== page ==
There are some nasty people out there who want your data, so they can use it to scam you and your customers. Passwords are normally the first line of defence when it comes to protecting your online accounts, and measures such as multi-factor authentication improve on that.
So what are the best practices when it comes to setting your password, and why is mult-factor authentication so important?
Passwords are seen by many as a pain, but they are often the first, and quite often only, line of deference against a hacker gaining access to your account details. It, therefore, pays to make sure your password, and the passwords used by those within your organisation, are strong.
A good password is at least 8 characters long and has a combination of letters (both upper and lower case), numbers and special symbols. There is an important caveat to this, and that assumes the system you are logging into has protection against brute force attacks (where a hacker will bombard a login system with every possible password combinations until the right one is found) . Brute force protection comes typically in the form of a lockout when so many incorrect passwords are entered. For any system which doesn’t have any brute force attack protection (like most Wifi networks!), then the absolute minimum length needed to stand a reasonable chance of stopping a hacker becomes 12 characters.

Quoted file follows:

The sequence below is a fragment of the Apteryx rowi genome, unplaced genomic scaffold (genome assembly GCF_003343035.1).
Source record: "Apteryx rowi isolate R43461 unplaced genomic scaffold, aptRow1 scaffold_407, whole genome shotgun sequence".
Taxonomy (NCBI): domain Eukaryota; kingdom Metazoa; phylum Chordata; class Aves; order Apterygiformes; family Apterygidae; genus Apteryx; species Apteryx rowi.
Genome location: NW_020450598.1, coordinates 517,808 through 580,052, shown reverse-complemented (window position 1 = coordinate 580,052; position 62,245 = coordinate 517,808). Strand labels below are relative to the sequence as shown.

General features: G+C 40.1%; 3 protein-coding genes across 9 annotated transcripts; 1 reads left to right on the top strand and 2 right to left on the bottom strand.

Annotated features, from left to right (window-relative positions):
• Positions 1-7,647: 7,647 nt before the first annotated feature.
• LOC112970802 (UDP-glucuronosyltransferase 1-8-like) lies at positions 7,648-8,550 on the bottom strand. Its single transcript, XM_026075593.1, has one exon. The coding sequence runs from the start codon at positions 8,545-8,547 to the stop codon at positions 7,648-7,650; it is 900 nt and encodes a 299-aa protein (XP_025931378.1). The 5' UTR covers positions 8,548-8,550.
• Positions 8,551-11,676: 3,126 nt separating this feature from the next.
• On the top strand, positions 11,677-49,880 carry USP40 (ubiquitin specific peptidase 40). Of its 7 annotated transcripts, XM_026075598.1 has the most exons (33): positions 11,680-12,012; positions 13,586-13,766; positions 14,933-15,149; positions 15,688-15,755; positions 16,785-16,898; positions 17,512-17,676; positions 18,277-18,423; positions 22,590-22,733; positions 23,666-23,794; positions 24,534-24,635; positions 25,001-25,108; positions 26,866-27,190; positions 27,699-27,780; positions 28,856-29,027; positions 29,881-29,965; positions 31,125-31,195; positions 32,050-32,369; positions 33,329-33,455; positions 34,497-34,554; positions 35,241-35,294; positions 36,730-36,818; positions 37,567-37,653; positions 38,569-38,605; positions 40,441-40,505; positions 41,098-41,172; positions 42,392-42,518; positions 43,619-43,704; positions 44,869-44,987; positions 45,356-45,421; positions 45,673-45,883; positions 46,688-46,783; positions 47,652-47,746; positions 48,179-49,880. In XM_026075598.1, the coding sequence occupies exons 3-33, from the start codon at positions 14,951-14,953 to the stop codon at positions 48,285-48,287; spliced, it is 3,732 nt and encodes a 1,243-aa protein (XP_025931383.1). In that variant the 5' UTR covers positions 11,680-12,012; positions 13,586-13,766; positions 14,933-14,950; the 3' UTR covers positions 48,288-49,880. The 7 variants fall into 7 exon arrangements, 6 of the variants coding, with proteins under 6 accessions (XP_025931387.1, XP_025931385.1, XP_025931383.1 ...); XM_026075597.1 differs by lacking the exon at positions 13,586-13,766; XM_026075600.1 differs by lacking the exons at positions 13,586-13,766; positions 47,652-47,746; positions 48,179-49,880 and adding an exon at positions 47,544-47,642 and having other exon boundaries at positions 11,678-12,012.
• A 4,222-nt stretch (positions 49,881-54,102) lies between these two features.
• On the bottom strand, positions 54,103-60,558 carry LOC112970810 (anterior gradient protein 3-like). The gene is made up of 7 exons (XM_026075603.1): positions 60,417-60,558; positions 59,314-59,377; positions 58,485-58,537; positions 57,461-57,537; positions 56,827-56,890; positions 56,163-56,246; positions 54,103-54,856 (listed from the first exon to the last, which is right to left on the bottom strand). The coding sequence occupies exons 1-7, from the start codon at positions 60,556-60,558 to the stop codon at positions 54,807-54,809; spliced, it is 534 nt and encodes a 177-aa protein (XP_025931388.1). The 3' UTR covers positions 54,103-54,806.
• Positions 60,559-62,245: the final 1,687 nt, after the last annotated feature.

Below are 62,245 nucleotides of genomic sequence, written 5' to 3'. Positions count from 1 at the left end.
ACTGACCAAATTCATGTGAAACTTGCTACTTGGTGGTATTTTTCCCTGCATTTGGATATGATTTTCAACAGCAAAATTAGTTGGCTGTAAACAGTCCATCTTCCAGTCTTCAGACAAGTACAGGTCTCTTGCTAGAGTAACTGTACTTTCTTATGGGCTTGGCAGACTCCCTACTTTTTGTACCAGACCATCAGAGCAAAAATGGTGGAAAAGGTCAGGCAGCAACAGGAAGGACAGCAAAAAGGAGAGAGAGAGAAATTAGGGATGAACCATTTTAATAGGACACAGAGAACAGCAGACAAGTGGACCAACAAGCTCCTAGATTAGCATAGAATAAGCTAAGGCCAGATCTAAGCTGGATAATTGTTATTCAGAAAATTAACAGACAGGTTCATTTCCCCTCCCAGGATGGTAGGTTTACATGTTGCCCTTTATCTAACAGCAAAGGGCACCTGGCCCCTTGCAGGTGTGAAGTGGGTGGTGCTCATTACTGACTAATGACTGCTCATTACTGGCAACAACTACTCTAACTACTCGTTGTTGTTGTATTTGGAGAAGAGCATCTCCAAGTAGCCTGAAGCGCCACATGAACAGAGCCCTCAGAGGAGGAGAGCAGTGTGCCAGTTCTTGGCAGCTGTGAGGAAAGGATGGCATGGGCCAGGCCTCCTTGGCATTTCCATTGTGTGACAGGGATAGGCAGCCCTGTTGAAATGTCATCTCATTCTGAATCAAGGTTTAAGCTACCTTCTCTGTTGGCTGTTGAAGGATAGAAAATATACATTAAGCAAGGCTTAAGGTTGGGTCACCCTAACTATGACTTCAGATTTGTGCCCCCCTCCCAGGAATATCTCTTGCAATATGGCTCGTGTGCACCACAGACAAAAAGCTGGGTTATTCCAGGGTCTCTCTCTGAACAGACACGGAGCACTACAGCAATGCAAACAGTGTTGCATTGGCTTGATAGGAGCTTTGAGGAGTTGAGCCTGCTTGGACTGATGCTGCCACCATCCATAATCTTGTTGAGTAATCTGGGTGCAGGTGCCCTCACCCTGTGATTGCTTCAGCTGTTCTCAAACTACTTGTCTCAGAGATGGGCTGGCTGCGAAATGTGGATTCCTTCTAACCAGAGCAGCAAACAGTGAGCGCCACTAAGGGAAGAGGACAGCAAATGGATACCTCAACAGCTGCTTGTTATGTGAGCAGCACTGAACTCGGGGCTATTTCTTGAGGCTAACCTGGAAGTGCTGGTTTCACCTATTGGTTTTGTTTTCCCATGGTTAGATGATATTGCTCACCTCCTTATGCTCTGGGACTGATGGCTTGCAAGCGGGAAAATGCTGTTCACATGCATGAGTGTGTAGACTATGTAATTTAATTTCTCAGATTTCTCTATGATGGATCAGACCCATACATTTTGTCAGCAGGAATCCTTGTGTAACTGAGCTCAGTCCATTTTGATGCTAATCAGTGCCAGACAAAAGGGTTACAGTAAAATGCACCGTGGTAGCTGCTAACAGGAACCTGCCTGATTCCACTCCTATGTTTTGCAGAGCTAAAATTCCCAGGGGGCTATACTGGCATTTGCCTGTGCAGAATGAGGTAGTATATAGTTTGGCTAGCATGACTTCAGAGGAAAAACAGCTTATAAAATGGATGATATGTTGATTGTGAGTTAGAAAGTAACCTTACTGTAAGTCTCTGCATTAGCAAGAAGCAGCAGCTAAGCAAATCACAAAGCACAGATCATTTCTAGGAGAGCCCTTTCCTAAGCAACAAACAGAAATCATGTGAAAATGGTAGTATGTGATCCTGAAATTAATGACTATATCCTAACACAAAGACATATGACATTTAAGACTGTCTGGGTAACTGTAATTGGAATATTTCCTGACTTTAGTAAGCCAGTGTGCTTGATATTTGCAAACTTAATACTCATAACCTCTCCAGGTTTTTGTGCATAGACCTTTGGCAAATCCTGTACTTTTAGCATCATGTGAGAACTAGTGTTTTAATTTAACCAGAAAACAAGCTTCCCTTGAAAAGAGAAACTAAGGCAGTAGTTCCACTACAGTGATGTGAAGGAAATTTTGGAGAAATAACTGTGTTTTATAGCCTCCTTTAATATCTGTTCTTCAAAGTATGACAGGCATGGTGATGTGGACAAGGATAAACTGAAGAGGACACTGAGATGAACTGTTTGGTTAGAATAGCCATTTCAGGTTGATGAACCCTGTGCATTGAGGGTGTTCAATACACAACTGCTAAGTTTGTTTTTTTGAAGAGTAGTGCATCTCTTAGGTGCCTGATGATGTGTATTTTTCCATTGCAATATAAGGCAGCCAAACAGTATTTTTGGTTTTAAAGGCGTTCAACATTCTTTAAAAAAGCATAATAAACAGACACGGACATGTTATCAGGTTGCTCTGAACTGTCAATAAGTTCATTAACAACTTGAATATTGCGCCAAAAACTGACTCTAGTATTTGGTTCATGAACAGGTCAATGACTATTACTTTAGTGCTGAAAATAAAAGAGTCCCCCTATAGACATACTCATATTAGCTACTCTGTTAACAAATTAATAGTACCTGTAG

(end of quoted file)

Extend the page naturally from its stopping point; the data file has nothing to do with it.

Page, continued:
Our advice for picking a new memorable password is to take two meaningful words and put them together. If you have used a pets name as a basis of a password, double it up by adding a verb. For example, if you had a dog called Rover, and he liked to play fetch, use ‘RoverFetch’ as the basis of your password (notice the capitalised first letter of each word). Memorable but very difficult to guess.
Next to make it that even harder, replace some of the letters with numbers or symbols.
For example, ‘O’ becomes a zero, ‘E’ become the number 3, 'H' becomes #, ‘S’ become a $, and ‘A’s become @.
RoverFetch then becomes R0v3rF3tc#, a reasonably strong yet memorable password.
Multi-factor Authentication (2AF).
More and more accounts and online services offer multi-factor authentication (or two-factor authentication) to help protect accounts. The idea of multi-factor authentication is validating a user based on more than one type of evidence.
Password authenticate is based on knowledge because you know your password. You may have seen systems where they ask for multiple passwords, or a password and PIN; this adds to security, but isn't considered multi-factor as they both rely on knowledge.
Possession is the next most common factor method used. If you have to enter a random code either sent to or generated by your smartphone, you need to be in possession of that phone to get the code.
The other possible factors are Inherent (e.g. biometric methods such as a fingerprint), or location (e.g. you have to use a particular device in a specific place).
If you have a bank account and a bank card, then you have been using Multi-factor authentication for years. You have in your possession your bank card, and you know your PIN.
Multi-factor authentication drastically improves account security, so our strong advice is, wherever you have accounts which support multi-factor authentication, use it.